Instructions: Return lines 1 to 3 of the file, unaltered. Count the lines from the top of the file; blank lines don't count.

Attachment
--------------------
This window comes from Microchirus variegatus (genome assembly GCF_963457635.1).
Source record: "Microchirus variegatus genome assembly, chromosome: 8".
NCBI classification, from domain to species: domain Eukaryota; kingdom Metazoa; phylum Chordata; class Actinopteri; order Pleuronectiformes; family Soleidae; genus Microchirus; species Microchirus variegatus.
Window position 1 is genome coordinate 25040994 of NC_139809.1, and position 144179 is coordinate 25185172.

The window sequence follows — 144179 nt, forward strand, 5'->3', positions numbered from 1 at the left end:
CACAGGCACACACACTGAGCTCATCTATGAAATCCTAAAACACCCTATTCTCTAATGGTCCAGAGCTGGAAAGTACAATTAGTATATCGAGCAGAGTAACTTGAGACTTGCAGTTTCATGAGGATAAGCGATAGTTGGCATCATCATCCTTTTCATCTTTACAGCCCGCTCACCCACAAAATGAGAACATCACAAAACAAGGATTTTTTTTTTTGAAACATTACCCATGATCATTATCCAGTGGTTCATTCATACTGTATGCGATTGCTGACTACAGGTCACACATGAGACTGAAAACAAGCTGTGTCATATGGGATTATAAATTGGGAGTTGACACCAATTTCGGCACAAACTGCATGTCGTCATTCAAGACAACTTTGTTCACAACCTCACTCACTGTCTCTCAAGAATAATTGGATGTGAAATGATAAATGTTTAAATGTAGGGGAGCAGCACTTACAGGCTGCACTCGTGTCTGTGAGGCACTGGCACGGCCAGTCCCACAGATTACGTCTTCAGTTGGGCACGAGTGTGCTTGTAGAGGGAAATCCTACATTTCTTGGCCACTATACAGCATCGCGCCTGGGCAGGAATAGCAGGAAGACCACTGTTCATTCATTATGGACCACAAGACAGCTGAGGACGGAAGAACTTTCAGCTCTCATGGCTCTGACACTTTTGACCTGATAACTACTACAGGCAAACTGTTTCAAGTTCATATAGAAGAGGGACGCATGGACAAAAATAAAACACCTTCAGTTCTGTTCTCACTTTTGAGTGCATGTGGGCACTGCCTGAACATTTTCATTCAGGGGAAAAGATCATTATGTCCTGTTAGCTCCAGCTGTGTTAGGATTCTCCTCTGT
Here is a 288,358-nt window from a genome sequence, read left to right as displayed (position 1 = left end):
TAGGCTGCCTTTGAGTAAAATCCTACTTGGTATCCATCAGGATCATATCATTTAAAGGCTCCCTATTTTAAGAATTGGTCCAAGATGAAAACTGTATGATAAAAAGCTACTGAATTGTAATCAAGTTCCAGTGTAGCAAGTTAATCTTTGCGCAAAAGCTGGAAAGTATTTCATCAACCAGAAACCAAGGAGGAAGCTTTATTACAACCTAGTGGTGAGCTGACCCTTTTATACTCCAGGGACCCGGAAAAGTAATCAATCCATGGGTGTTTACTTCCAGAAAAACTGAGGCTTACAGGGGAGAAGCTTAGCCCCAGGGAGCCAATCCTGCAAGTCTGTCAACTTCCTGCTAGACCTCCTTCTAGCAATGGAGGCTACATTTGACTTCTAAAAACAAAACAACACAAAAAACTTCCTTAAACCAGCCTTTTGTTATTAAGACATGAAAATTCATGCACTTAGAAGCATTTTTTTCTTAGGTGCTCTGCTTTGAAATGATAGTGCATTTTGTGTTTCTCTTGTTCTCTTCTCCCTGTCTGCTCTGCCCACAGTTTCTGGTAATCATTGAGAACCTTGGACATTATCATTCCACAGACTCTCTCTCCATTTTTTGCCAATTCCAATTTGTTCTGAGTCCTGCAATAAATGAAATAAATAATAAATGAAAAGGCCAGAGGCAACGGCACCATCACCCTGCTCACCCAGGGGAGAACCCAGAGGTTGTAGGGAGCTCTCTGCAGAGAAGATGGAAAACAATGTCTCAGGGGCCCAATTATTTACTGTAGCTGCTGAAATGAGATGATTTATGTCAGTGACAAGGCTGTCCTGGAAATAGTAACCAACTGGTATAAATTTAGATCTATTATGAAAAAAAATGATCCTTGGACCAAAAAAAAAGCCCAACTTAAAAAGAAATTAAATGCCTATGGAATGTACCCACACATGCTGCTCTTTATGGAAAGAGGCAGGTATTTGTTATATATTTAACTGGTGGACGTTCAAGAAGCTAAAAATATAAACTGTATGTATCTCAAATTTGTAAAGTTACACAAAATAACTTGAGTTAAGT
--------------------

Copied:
This window comes from Microchirus variegatus (genome assembly GCF_963457635.1).
Source record: "Microchirus variegatus genome assembly, chromosome: 8".
NCBI classification, from domain to species: domain Eukaryota; kingdom Metazoa; phylum Chordata; class Actinopteri; order Pleuronectiformes; family Soleidae; genus Microchirus; species Microchirus variegatus.